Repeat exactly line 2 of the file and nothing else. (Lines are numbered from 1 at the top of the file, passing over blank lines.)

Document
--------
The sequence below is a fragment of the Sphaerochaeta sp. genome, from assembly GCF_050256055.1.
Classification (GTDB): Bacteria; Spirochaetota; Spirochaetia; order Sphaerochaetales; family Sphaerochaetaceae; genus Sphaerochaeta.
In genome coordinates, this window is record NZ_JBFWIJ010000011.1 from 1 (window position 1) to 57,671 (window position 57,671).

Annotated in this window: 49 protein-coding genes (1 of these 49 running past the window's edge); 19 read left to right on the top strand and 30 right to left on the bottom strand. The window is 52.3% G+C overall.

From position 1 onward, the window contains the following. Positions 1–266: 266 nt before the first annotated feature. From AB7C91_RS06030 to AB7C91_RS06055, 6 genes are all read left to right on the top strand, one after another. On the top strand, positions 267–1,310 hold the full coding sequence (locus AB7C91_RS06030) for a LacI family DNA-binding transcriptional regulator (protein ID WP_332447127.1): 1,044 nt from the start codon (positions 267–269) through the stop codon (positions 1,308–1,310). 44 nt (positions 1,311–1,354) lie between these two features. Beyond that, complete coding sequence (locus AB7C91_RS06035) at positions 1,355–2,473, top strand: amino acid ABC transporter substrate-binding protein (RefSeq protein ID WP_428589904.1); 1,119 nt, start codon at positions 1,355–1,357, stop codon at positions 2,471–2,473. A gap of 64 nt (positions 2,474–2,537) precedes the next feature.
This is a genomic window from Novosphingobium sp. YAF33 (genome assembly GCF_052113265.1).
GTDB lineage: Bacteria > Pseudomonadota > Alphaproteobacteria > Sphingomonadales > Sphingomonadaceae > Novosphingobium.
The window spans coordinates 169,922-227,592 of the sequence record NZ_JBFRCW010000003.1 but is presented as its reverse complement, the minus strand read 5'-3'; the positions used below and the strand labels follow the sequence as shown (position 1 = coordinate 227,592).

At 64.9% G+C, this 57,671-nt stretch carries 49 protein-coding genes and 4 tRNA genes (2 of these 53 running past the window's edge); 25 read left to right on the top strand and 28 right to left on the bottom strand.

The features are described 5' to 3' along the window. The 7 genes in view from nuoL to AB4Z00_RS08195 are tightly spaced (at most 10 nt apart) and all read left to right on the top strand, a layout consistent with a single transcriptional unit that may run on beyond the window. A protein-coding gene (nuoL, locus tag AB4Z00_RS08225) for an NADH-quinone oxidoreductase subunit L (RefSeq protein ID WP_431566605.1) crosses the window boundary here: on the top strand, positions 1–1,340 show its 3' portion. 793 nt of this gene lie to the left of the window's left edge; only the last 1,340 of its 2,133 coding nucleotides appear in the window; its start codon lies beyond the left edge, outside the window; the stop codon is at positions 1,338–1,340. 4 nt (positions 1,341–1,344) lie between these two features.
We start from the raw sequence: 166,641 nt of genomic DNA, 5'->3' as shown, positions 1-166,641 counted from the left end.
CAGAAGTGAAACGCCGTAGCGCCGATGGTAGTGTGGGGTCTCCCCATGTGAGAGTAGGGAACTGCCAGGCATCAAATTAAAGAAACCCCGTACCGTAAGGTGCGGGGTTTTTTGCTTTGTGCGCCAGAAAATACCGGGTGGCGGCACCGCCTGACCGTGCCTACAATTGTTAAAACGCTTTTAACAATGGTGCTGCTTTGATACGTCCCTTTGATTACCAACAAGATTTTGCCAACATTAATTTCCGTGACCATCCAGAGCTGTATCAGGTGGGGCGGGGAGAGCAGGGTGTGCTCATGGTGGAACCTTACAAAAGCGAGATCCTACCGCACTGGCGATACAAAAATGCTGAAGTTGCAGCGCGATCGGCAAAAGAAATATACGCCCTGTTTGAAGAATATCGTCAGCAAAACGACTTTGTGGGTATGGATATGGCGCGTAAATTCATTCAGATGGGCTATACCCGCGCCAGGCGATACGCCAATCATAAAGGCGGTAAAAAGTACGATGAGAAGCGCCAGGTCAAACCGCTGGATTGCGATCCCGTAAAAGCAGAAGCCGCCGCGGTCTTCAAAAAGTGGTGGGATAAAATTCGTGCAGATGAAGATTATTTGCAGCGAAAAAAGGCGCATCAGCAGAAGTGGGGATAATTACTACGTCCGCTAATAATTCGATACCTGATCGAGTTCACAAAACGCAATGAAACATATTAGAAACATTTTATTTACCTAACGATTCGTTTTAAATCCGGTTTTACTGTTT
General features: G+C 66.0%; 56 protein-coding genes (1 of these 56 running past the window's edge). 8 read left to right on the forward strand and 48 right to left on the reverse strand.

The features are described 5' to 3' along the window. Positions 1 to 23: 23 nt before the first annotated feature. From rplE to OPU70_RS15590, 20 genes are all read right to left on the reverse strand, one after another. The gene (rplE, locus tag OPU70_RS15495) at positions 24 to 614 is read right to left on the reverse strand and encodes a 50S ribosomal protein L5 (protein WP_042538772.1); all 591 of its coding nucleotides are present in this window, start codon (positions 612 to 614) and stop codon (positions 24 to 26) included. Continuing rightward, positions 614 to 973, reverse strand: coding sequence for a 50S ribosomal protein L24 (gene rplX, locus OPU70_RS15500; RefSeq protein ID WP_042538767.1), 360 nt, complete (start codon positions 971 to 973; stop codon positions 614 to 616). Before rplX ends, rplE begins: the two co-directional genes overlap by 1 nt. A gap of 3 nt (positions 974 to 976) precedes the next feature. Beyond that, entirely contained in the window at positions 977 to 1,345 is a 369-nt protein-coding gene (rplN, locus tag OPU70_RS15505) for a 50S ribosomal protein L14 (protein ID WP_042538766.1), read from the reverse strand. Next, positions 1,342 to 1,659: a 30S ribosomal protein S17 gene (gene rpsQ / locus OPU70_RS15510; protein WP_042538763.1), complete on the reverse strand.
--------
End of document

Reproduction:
Classification (GTDB): Bacteria; Spirochaetota; Spirochaetia; order Sphaerochaetales; family Sphaerochaetaceae; genus Sphaerochaeta.